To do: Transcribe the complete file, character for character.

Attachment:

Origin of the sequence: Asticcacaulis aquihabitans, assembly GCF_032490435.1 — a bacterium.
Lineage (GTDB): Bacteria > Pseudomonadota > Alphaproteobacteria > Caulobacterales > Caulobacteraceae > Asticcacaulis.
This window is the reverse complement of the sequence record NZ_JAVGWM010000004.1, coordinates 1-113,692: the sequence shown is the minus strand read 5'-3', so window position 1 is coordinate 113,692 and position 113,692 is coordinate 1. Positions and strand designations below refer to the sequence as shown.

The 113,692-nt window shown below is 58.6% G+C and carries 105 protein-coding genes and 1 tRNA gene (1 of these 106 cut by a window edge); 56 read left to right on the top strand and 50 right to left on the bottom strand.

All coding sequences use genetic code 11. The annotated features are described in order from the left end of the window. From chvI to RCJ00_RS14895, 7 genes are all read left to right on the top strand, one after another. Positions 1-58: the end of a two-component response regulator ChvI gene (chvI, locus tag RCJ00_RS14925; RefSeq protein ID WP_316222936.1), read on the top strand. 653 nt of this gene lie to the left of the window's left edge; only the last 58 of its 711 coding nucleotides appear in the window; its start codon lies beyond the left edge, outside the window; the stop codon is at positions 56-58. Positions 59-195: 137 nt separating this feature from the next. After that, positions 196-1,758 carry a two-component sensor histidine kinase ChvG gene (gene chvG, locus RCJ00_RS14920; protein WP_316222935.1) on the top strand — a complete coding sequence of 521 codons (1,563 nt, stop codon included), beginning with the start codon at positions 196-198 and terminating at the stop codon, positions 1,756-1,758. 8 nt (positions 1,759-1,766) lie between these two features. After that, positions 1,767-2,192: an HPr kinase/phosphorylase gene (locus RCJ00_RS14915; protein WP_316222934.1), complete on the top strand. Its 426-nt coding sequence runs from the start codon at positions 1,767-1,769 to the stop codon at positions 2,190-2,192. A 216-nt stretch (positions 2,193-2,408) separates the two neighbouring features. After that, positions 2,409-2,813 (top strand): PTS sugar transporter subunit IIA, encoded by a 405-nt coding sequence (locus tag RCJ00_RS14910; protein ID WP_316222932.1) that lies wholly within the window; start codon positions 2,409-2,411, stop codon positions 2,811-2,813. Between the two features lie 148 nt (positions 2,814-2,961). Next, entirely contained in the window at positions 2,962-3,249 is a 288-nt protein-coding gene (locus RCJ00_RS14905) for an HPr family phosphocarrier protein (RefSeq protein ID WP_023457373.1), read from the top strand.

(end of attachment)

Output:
Origin of the sequence: Asticcacaulis aquihabitans, assembly GCF_032490435.1 — a bacterium.
Lineage (GTDB): Bacteria > Pseudomonadota > Alphaproteobacteria > Caulobacterales > Caulobacteraceae > Asticcacaulis.
This window is the reverse complement of the sequence record NZ_JAVGWM010000004.1, coordinates 1-113,692: the sequence shown is the minus strand read 5'-3', so window position 1 is coordinate 113,692 and position 113,692 is coordinate 1. Positions and strand designations below refer to the sequence as shown.

The 113,692-nt window shown below is 58.6% G+C and carries 105 protein-coding genes and 1 tRNA gene (1 of these 106 cut by a window edge); 56 read left to right on the top strand and 50 right to left on the bottom strand.

All coding sequences use genetic code 11. The annotated features are described in order from the left end of the window. From chvI to RCJ00_RS14895, 7 genes are all read left to right on the top strand, one after another. Positions 1-58: the end of a two-component response regulator ChvI gene (chvI, locus tag RCJ00_RS14925; RefSeq protein ID WP_316222936.1), read on the top strand. 653 nt of this gene lie to the left of the window's left edge; only the last 58 of its 711 coding nucleotides appear in the window; its start codon lies beyond the left edge, outside the window; the stop codon is at positions 56-58. Positions 59-195: 137 nt separating this feature from the next. After that, positions 196-1,758 carry a two-component sensor histidine kinase ChvG gene (gene chvG, locus RCJ00_RS14920; protein WP_316222935.1) on the top strand — a complete coding sequence of 521 codons (1,563 nt, stop codon included), beginning with the start codon at positions 196-198 and terminating at the stop codon, positions 1,756-1,758. 8 nt (positions 1,759-1,766) lie between these two features. After that, positions 1,767-2,192: an HPr kinase/phosphorylase gene (locus RCJ00_RS14915; protein WP_316222934.1), complete on the top strand. Its 426-nt coding sequence runs from the start codon at positions 1,767-1,769 to the stop codon at positions 2,190-2,192. A 216-nt stretch (positions 2,193-2,408) separates the two neighbouring features. After that, positions 2,409-2,813 (top strand): PTS sugar transporter subunit IIA, encoded by a 405-nt coding sequence (locus tag RCJ00_RS14910; protein ID WP_316222932.1) that lies wholly within the window; start codon positions 2,409-2,411, stop codon positions 2,811-2,813. Between the two features lie 148 nt (positions 2,814-2,961). Next, entirely contained in the window at positions 2,962-3,249 is a 288-nt protein-coding gene (locus RCJ00_RS14905) for an HPr family phosphocarrier protein (RefSeq protein ID WP_023457373.1), read from the top strand.